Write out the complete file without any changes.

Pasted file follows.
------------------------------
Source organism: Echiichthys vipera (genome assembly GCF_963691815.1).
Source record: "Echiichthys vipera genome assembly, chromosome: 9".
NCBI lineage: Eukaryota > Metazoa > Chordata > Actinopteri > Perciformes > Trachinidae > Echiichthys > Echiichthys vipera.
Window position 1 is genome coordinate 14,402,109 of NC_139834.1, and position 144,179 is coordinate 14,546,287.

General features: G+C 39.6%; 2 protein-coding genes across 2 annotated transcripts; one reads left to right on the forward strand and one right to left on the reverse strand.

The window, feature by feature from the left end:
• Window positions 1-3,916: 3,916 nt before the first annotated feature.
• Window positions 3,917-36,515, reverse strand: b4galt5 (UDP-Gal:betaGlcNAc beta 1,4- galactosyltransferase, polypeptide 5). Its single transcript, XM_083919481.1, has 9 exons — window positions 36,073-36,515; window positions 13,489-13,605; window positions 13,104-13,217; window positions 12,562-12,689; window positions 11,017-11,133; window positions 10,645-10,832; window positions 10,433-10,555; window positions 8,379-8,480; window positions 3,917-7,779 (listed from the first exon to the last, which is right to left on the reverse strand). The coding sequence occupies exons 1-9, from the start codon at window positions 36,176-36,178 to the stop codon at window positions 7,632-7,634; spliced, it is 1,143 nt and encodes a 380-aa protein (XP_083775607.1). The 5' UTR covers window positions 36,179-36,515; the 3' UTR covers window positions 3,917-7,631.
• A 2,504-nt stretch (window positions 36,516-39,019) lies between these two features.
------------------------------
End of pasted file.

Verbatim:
Source organism: Echiichthys vipera (genome assembly GCF_963691815.1).
Source record: "Echiichthys vipera genome assembly, chromosome: 9".
NCBI lineage: Eukaryota > Metazoa > Chordata > Actinopteri > Perciformes > Trachinidae > Echiichthys > Echiichthys vipera.
Window position 1 is genome coordinate 14,402,109 of NC_139834.1, and position 144,179 is coordinate 14,546,287.

General features: G+C 39.6%; 2 protein-coding genes across 2 annotated transcripts; one reads left to right on the forward strand and one right to left on the reverse strand.

The window, feature by feature from the left end:
• Window positions 1-3,916: 3,916 nt before the first annotated feature.
• Window positions 3,917-36,515, reverse strand: b4galt5 (UDP-Gal:betaGlcNAc beta 1,4- galactosyltransferase, polypeptide 5). Its single transcript, XM_083919481.1, has 9 exons — window positions 36,073-36,515; window positions 13,489-13,605; window positions 13,104-13,217; window positions 12,562-12,689; window positions 11,017-11,133; window positions 10,645-10,832; window positions 10,433-10,555; window positions 8,379-8,480; window positions 3,917-7,779 (listed from the first exon to the last, which is right to left on the reverse strand). The coding sequence occupies exons 1-9, from the start codon at window positions 36,176-36,178 to the stop codon at window positions 7,632-7,634; spliced, it is 1,143 nt and encodes a 380-aa protein (XP_083775607.1). The 5' UTR covers window positions 36,179-36,515; the 3' UTR covers window positions 3,917-7,631.
• A 2,504-nt stretch (window positions 36,516-39,019) lies between these two features.